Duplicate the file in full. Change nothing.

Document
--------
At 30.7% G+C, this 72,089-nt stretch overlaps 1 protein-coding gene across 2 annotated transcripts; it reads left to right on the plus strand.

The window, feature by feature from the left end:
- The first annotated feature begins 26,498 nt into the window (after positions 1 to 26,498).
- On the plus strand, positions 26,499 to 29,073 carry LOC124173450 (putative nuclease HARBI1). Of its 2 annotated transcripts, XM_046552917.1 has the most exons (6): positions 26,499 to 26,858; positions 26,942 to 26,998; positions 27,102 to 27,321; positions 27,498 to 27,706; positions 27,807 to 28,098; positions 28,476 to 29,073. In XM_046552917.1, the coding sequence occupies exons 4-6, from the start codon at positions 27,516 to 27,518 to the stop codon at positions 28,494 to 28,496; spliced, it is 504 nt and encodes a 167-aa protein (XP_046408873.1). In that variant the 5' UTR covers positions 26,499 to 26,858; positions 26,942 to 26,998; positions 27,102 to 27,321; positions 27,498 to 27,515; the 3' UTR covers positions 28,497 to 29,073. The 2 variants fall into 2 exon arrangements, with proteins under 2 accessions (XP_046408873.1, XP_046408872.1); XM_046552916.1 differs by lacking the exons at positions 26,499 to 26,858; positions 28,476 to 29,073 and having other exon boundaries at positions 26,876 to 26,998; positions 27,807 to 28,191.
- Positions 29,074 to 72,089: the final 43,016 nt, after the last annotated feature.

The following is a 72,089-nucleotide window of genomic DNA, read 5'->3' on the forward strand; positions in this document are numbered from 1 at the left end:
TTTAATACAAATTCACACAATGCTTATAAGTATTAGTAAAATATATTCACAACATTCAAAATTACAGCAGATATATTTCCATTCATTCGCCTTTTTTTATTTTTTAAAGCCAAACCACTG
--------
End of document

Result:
At 30.7% G+C, this 72,089-nt stretch overlaps 1 protein-coding gene across 2 annotated transcripts; it reads left to right on the plus strand.

The window, feature by feature from the left end:
- The first annotated feature begins 26,498 nt into the window (after positions 1 to 26,498).
- On the plus strand, positions 26,499 to 29,073 carry LOC124173450 (putative nuclease HARBI1). Of its 2 annotated transcripts, XM_046552917.1 has the most exons (6): positions 26,499 to 26,858; positions 26,942 to 26,998; positions 27,102 to 27,321; positions 27,498 to 27,706; positions 27,807 to 28,098; positions 28,476 to 29,073. In XM_046552917.1, the coding sequence occupies exons 4-6, from the start codon at positions 27,516 to 27,518 to the stop codon at positions 28,494 to 28,496; spliced, it is 504 nt and encodes a 167-aa protein (XP_046408873.1). In that variant the 5' UTR covers positions 26,499 to 26,858; positions 26,942 to 26,998; positions 27,102 to 27,321; positions 27,498 to 27,515; the 3' UTR covers positions 28,497 to 29,073. The 2 variants fall into 2 exon arrangements, with proteins under 2 accessions (XP_046408873.1, XP_046408872.1); XM_046552916.1 differs by lacking the exons at positions 26,499 to 26,858; positions 28,476 to 29,073 and having other exon boundaries at positions 26,876 to 26,998; positions 27,807 to 28,191.
- Positions 29,074 to 72,089: the final 43,016 nt, after the last annotated feature.

The following is a 72,089-nucleotide window of genomic DNA, read 5'->3' on the forward strand; positions in this document are numbered from 1 at the left end:
TTTAATACAAATTCACACAATGCTTATAAGTATTAGTAAAATATATTCACAACATTCAAAATTACAGCAGATATATTTCCATTCATTCGCCTTTTTTTATTTTTTAAAGCCAAACCACTG